Photos of our trip! “London”:http://flickr.com/photos/kennsarah/sets/72157594313249803/, “Berlin”:http://flickr.com/photos/kennsarah/sets/72157594329081504/, “Frankfurt Day Trips”:http://flickr.com/photos/kennsarah/sets/72157594322198201/, “Munich”:http://flickr.com/photos/kennsarah/sets/72157594329065327/, “Austrian Alps”:http://flickr.com/photos/kennsarah/sets/72157594329053756/, “Florence”:http://flickr.com/photos/kennsarah/sets/72157594346417126/, “Rome”:http://flickr.com/photos/kennsarah/sets/72157594346422642/, NEW: “Vernazza”:http://www.flickr.com/photos/kennsarah/sets/72157594371262145/, NEW:”Paris”:http://www.flickr.com/photos/kennsarah/sets/72157594370876680/. See also: “Europe – Week 1”:http://kennsarah.net/2006/10/15/europe-week-1-london-and-berlin/.
With only a few dollars left and our ATM card lost somewhere in London, we arrived in Frankfurt. We still had a couple of credit cards, and made sure to get the Eurail pass validated at the train station before we left. I had contacted the bank before leaving Berlin and was able to get them to overnight a new card, so it was just a matter of waiting a day or two.
We were also able to save some money by staying with friends. Sarah’s “adopted parents” out in Ohio were stationed with the U.S. Air Force base there in Frankfurt. Jeff and his kids met us at the station and brought us back to their home in a sleepy suburb. After traveling for a week, they were a really welcome sight, and it was great to speak English again! They were able to spot us some Euro until our ATM card arrived.
Barb and Jeff played tour guides as we explored the German Rhineland. As we cruised Germany’s thoughtfully-designed autobahn highway system, we enjoyed rolling green hills (with alternating views of wind turbines and farms). The Rhineland is home to castles and folksy little towns, most notably St. Goar’s Rheinfels Castle and the town of Bacharach. The Rheinfels Castle is a trip with kids around. While we spent our time admiring the massive ruins of the 13th century castle, the girls found ways to keep themselves entertained. We climbed the towers and descended into the tunnels, at one point, splitting up and getting completely lost. The castle, once much larger than it is now, is still a labyrinthine network of passages and tunnels that came in handy for soldiers holding off a siege.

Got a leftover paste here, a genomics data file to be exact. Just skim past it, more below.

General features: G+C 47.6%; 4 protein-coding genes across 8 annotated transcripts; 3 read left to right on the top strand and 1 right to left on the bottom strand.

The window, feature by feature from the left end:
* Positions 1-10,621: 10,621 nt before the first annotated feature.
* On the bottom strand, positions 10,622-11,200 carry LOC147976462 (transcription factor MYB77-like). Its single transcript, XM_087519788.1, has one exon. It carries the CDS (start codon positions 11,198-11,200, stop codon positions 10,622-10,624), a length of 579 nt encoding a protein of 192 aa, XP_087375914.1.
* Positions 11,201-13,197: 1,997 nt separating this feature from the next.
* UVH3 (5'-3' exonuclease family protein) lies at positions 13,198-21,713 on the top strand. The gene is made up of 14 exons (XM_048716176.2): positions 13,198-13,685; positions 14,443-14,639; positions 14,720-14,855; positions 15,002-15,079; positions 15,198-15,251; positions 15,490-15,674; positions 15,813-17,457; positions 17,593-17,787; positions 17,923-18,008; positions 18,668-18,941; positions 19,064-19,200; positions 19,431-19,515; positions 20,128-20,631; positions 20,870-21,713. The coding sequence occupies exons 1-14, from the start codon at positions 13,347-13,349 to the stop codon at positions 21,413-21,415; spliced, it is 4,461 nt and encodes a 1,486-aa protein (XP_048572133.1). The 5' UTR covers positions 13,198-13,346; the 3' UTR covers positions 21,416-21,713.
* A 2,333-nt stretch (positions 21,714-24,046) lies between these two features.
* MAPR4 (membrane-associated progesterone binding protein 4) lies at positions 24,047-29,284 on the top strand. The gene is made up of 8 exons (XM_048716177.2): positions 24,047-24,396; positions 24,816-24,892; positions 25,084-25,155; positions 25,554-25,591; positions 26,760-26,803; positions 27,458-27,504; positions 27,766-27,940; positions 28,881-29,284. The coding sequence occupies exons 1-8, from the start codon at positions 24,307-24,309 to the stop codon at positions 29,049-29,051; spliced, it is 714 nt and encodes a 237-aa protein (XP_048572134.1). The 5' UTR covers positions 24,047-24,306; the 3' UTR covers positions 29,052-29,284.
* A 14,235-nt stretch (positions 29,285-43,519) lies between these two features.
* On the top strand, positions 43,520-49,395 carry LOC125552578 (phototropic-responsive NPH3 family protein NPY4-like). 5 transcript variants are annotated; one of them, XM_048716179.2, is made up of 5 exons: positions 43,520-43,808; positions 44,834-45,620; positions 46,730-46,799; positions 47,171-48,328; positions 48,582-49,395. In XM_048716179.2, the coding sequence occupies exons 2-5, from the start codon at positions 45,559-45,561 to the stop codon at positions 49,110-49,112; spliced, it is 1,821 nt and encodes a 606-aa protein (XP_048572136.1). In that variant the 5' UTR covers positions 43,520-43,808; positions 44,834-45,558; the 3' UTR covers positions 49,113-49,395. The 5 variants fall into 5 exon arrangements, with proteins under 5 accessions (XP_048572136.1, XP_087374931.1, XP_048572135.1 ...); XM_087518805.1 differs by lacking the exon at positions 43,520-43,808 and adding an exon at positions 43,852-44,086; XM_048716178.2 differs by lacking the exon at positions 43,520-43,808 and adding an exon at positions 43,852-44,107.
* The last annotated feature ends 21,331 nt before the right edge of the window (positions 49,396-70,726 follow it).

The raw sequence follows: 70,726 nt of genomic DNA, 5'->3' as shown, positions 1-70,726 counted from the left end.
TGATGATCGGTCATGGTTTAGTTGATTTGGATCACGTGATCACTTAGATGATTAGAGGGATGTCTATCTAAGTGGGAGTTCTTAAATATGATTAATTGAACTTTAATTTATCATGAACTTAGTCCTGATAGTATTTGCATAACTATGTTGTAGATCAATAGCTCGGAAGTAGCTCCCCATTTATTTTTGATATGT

We eventually found our way out of the castle to drive out to Bacharach for shopping, hiking through vineyards, wine tasting and looking at really, really old buildings. We ate inside of an 700-year-old building at a restaurant called Altes Haus (not recommended). After dinner, we headed back home to regroup and relax. I spent some time repairing their wi-fi connection, which had ceased working after they moved their computer. A couple of hours later, the DSL modem and router were talking to each other like old friends, and I documented the entire setup in case they ever needed to redo the whole thing again. I was glad, after all the kindness they had shown us, to at least help out somehow.
The next morning, we headed out to Worms (pronounced Voems), where Martin Luther was tried and declared a heretic. Today, there’s a monument to Luther, but when we went it was under construction. Continuing past the monument, we admired the stained-glass windows .and sculptures of the Worms Cathedral. Worms also was once a center of Jewish culture; we visited the thousand-year-old Jewish cemetery in town. Later that day, Sarah and I ducked to the Gutenberg Museum forty-five minutes before closing while Barb and Jeff spent some quality time at a nearby cafÃ©. The museum celebrates the invention of movable type by Johannes Gutenburg — it’s like a shrine to typography. We sprinted through the exhibits with less than an hour to see everything, and really would have liked to linger. I was able to snap a quick photo before I was politely and forcefully informed that no photography was allowed in the museum.